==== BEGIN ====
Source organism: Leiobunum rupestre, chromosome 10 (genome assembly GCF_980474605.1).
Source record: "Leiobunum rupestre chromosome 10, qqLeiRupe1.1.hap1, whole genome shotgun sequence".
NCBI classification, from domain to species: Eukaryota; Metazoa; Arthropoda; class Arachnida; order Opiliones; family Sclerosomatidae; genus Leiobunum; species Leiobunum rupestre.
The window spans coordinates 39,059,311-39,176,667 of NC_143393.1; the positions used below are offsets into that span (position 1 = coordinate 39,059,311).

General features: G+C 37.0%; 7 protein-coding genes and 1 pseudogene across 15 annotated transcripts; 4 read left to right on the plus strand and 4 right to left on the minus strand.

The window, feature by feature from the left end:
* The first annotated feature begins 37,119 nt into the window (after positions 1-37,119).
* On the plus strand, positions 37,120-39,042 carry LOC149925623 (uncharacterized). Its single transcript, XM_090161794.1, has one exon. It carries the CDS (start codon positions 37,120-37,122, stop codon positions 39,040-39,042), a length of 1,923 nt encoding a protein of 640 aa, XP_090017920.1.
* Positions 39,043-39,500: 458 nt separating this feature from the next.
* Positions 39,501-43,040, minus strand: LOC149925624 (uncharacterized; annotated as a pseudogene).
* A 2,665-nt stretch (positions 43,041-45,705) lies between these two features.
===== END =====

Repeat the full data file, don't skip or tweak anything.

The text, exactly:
Source organism: Leiobunum rupestre, chromosome 10 (genome assembly GCF_980474605.1).
Source record: "Leiobunum rupestre chromosome 10, qqLeiRupe1.1.hap1, whole genome shotgun sequence".
NCBI classification, from domain to species: Eukaryota; Metazoa; Arthropoda; class Arachnida; order Opiliones; family Sclerosomatidae; genus Leiobunum; species Leiobunum rupestre.
The window spans coordinates 39,059,311-39,176,667 of NC_143393.1; the positions used below are offsets into that span (position 1 = coordinate 39,059,311).

General features: G+C 37.0%; 7 protein-coding genes and 1 pseudogene across 15 annotated transcripts; 4 read left to right on the plus strand and 4 right to left on the minus strand.

The window, feature by feature from the left end:
* The first annotated feature begins 37,119 nt into the window (after positions 1-37,119).
* On the plus strand, positions 37,120-39,042 carry LOC149925623 (uncharacterized). Its single transcript, XM_090161794.1, has one exon. It carries the CDS (start codon positions 37,120-37,122, stop codon positions 39,040-39,042), a length of 1,923 nt encoding a protein of 640 aa, XP_090017920.1.
* Positions 39,043-39,500: 458 nt separating this feature from the next.
* Positions 39,501-43,040, minus strand: LOC149925624 (uncharacterized; annotated as a pseudogene).
* A 2,665-nt stretch (positions 43,041-45,705) lies between these two features.